Posted by Robert Smith  on  08/31  at  09:30 AM

with reference to TimC - you must be that Best Buy kid :)

Listen to Mike B, who (like me) works in the industry (I mean designing equipment - not selling it).  But I guess people with MSEE degrees talk too much about things they know nothing about…

Posted by Ed Tsvik  on  08/31  at  09:40 AM

Yes, the cables are digital but it doesn’t mean it’s as simple as a “1” or a “0”.  If that were the case, then we wouldn’t have Cat5, Cat5e, Cat6, and Cat6a.  Never heard of Cat6a?  That’s because hardly anyone can afford it or really have a need for it.  Only a couple of high rise buildings in Manhattan are implementing it.  It stands for Cat6 augmented and prevents cross talk between the paris.

In the world of HDMI, there are different grades of cable to support distance and bandwith.  The exact same thing applies to category cable so this shouldn’t come as a suprise to anyone.  A $5 HDMI cable may be fine for someone who’s connecting a 720p or 1080i source over a distance of 1 foot.  However, reliably passing a high bandiwth 1080p signal over a long run requires a really good cable.  Anything over 30ft, in fact, requires an active HDMI cable that is powered to support a longer run.  HDMI is also very succeptable to interference.

This is not to say that as a custom electronic installer, I charge my customers $100 for a 1 foot HDMI cable.  I avoid all the marketing hype that some companies try to push on people.  For me, those companies must go unnamed.  I’ve researched the market and I buy a high quality cable (Honeywell Genesis) that has a very reasonable price.  It’s less than half those cost of its well known competitors.  What’s most important is, the current Honeywell Genesis HDMi cables come with an eye pattern test to show the quality of the cable and it’s ability to pass a clean 1080p signal.  No other HDMI manufacturer, that I know of, does this but it’s the only test pattern that matters in the HDMI world.

I’m looking forward to this new Genesis cable.  Their current HDMI cables are white (poor choice of color in my opinion) and the head on the cables is a bit large which can be a bit inconvenient when handing a display on the wall.  I realize it’s their first venture into making HDMI cables, but making them right, and future versions will address some of the these issues.

Posted by dannyboy  on  08/31  at  05:50 PM

Usually the sme people that believe a cable is a cable is a cable also own a $299 receiver (it sounds as good as those 2 thousand dollar ones I swear!) or they own an HTIB and tell people” these speaker’s sound as good as the real expensive one’s in the store”. So frankly, they CAN’T tell the difference in cables because there equipment can’t tell the difference. SH** in=SH** out as they say. My power cord’s run $800 for 5 ft (biggest improvement I ever heard was a power cord upgrade) and I find you can get awfully good sound for $150 a ft in interconnects. If you want a great HDMI cable you can pick up a Cardas 1M for $75-and a 3M only runs $115. Cables count.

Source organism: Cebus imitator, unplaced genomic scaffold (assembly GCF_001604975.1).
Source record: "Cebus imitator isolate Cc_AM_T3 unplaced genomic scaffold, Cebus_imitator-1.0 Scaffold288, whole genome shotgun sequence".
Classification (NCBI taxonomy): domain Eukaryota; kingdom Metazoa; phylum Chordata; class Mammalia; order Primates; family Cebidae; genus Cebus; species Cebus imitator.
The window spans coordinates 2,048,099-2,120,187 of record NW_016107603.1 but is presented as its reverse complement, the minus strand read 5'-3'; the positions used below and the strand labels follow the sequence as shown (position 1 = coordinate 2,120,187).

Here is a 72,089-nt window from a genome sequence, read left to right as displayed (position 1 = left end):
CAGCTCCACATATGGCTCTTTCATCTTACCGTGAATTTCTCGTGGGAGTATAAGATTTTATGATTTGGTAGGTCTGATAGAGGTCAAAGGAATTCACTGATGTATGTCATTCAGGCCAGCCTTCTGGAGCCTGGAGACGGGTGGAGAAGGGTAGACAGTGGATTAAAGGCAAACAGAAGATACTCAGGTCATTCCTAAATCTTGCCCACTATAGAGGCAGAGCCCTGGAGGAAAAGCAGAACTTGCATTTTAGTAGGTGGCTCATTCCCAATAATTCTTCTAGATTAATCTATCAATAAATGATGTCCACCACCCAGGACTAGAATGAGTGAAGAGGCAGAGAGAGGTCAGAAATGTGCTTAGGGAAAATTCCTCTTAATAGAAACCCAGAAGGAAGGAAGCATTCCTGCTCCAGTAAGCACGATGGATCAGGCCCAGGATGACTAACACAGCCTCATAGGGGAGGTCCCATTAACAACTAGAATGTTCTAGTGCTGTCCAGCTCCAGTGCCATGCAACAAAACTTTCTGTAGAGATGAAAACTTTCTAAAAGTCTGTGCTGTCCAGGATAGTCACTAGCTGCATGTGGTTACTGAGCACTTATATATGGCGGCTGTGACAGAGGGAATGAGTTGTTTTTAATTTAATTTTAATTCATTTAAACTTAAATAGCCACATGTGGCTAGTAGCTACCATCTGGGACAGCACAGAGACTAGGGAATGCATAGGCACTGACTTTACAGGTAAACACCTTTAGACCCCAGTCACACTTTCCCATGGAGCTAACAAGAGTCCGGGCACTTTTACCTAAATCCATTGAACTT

Posted by The Dude  on  09/04  at  10:17 PM

To the power cable guy:
So - did you also run $800/5ft wire to your breaker box, to the pole outside the house, and all the way to the nearest substation?  Or do you run your own AC generator and have $800/5ft wire in it wired into your house?  Did you also break open every audio/video component you have, strip out their crappy wiring and copper clad PCBs to run your $800/5ft AC wire straight to the component’s transformer?  Baka ie!!!

Fortunately, in the digital transmission world, these audiophile nuts can’t make all the claims and still sound intelligent. 

I have 30’ Molex HDMI cables that I run from my TV to my receiver, then simple HDMI cables go from it to my PS3, DVD, Tivo3, and HTPC.  1080p works just fine, and I didn’t have to take a second mortgage out on my house to afford it all (not all AV geeks are uber-rich). 
In fact, if you strip away the nonsense and pay attention to what matters, you can afford a great system without selling your children on the street.

This Honeywell cable is probably all well and good, I’m sure it regenerates the signal and clock and accounts for timing errors and such, but if it’s too expensive then it’s crap.  If not, then I’d try it if I was having problems - which I’m most happy to say I’m not. 

End of story - it’s stupid to pay for more than you need.  I don’t care how much money you make - if you spend $100 a foot for HDMI cables your getting robbed and/or just plain gullible.